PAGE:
Indiana’s License-to-Discriminate Law
By: Shannon Ralph
Unless you’ve been living under a rock lately, you have undoubtedly heard of Indiana’s Religious Freedom Restoration Act signed into law by Governor Mike Pence on Thursday of last week. Though Republican leaders in the state continue to insist that the law is in no way meant to encourage bigotry against gay and lesbian citizens, it is widely seen as a thinly-veiled license to discriminate.
The text of the law says that the state cannot “substantially burden a person’s exercise of religion” unless it is furthering a “compelling government interest” and acting in the least restrictive way possible. In short, the law allows anti-gay individuals and businesses to engage in acts of discrimination, as long as they do so under the veil of religious freedom.
Governor Pence insists that the law has nothing to do with GLBT citizens, but in attendance at the ceremonial signing were three professional anti-gay activists: Micah Clark, head of the American Family Association of Indiana, Curt Smith, president of Indiana Family Institute, and Eric Miller, Executive Director of Advance America, Indiana’s leading anti-GLBT organization. One cannot keep company such as this and then complain of being a victim of “mischaracterization” by the media.
The blatantly discriminatory law out of Indiana is alarming, but unfortunately, not at all surprising.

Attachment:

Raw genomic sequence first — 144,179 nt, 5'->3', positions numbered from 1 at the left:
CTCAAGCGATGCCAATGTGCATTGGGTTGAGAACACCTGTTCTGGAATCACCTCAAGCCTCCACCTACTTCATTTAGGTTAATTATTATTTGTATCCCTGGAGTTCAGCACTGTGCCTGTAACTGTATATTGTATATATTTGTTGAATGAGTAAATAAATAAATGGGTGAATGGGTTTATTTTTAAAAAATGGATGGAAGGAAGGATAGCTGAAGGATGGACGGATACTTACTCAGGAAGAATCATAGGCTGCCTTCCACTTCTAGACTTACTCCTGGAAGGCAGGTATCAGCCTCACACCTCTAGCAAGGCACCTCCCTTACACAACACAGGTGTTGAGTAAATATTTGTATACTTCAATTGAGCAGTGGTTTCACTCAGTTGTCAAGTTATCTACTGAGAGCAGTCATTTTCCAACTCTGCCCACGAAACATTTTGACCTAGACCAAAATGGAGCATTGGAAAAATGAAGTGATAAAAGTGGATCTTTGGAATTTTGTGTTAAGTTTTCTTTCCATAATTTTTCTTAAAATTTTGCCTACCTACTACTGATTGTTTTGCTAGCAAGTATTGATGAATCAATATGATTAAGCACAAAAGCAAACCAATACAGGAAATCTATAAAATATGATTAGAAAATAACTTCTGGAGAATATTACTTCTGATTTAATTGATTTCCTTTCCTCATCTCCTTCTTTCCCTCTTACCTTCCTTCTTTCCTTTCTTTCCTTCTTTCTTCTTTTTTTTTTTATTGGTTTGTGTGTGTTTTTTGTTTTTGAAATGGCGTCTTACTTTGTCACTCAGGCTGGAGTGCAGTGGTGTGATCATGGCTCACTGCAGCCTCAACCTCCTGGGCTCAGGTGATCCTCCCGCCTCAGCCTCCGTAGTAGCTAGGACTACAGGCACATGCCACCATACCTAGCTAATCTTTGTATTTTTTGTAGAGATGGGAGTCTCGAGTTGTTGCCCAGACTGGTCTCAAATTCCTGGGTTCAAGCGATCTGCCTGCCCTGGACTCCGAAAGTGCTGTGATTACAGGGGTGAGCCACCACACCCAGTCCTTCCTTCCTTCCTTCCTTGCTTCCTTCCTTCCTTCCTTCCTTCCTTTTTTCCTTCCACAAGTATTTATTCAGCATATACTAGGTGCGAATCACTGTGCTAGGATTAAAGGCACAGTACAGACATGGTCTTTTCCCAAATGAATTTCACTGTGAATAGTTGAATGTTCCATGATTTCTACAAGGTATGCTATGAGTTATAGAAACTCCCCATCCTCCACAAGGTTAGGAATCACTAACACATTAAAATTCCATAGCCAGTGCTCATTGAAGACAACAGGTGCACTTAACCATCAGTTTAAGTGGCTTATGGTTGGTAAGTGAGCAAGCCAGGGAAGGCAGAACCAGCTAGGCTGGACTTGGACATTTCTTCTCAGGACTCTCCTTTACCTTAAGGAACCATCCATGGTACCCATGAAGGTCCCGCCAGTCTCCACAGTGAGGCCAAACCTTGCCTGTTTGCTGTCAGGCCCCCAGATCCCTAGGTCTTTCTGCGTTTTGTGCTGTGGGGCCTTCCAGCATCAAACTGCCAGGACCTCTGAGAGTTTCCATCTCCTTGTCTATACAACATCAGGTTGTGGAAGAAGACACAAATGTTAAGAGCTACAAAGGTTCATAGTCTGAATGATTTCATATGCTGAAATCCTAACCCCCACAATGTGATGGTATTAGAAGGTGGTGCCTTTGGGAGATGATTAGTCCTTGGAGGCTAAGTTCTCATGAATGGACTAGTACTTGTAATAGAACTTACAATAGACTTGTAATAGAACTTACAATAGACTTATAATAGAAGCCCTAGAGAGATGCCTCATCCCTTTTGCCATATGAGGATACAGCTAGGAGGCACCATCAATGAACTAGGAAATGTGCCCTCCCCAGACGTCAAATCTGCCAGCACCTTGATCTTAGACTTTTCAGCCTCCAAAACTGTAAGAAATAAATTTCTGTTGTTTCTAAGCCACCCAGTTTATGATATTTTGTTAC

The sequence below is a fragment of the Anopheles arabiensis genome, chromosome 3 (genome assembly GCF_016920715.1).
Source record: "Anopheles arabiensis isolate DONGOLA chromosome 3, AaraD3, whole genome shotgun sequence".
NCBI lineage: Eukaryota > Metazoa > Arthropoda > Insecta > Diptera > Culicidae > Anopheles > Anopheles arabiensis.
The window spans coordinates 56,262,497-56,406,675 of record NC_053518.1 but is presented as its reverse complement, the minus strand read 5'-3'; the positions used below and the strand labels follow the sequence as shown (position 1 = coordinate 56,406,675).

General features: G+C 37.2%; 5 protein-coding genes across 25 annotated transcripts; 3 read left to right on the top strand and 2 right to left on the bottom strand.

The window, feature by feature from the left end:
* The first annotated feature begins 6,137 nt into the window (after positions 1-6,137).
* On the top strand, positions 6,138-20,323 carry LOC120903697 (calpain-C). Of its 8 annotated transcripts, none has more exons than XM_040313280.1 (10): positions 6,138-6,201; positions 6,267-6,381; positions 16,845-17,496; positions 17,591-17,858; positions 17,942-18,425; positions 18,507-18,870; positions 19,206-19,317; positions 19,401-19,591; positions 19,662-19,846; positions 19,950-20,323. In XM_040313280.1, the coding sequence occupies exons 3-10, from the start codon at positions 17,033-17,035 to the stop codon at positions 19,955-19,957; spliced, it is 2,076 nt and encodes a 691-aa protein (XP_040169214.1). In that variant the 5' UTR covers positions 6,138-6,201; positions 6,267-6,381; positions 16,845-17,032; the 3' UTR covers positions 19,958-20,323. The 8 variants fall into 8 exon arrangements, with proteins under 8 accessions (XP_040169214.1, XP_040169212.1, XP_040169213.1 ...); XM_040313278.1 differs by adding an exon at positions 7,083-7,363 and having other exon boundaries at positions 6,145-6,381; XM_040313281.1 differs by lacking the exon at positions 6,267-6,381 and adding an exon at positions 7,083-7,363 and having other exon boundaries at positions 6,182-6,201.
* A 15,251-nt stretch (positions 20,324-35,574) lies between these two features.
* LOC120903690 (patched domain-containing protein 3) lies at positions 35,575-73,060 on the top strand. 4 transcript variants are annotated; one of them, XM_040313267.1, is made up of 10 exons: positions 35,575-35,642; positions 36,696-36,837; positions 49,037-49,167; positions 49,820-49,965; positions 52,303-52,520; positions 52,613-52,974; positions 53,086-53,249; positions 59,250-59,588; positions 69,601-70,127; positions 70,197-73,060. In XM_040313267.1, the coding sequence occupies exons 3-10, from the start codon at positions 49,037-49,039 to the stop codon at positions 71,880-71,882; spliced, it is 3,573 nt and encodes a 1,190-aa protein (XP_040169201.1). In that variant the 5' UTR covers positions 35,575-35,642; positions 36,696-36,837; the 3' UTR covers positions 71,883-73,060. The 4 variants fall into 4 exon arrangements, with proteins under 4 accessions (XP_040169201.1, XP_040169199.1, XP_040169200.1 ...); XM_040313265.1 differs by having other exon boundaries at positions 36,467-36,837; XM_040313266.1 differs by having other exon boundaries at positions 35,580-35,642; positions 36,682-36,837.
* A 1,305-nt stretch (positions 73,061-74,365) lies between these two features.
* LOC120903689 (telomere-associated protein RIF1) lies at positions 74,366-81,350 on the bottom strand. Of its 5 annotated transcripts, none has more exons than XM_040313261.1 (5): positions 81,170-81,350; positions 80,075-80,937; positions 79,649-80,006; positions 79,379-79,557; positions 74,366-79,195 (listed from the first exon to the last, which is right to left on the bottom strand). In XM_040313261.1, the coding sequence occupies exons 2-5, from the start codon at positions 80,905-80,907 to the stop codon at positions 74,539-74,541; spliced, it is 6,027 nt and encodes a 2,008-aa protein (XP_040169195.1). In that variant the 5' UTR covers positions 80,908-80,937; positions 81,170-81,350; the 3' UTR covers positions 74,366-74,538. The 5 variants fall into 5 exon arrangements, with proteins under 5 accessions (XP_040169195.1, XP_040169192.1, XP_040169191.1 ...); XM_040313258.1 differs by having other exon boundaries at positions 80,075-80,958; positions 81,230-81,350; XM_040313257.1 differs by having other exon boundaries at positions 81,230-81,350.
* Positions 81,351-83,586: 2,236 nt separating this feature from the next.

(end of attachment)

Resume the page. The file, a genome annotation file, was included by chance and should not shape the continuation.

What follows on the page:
This great nation of ours has a long history of bigotry and discrimination masked as “freedom.” In 1861, under the banner of maintaining their “freedom” to own slaves, Confederates bombarded the Union army at Fort Sumter, thereby initiating America’s bloodiest war, ultimately resulting in the deaths of 620,000 soldiers.
In 1963, the Governor of Alabama flatly refused to uphold federal law, arguing that white people have the “freedom” to send their children to all-white schools. In the same year, the Klu Klux Klan bombed a Birmingham church, killing four little girls. Their platform? Bringing hope and “freedom” to white Christian America.
In 1969, police raided the Stonewall Inn in Greenwich Village, resorting to violence in exercising their “freedom” to persecute gays and lesbians as second class citizens who should remain on the outskirts of society.
In 1977, Miami became the first major U.S. city to pass an ordinance making it illegal to discriminate on the basis of sexual orientation. In response, Anita Bryant organized the Save Our Children campaign to repeal the ordinance. Bryant grounded her arguments in religious terms. She contended that non-discrimination of LGBT people infringed on her “freedom” and discriminated against her “as a citizen and as a mother to teach my children and set examples and to point to others of God’s moral code as stated in the Holy Scriptures.” The campaign was successful and Miami repealed the ordinance.
And now, in 2015, a red state passed a law that protects a person’s individual “freedom” to discriminate against their fellow citizens on religious grounds. Business owners can now lawfully refuse service to gay and lesbian people in the state of Indiana simply because of their individual beliefs.
All of these events have something in common. They have all occurred on the front end of a social and moral revolution in our country’s history. They all developed as backlash against a growing change in public perception. Backlash against greater acceptance and inclusion of minorities in our national dialogue and in our national identity.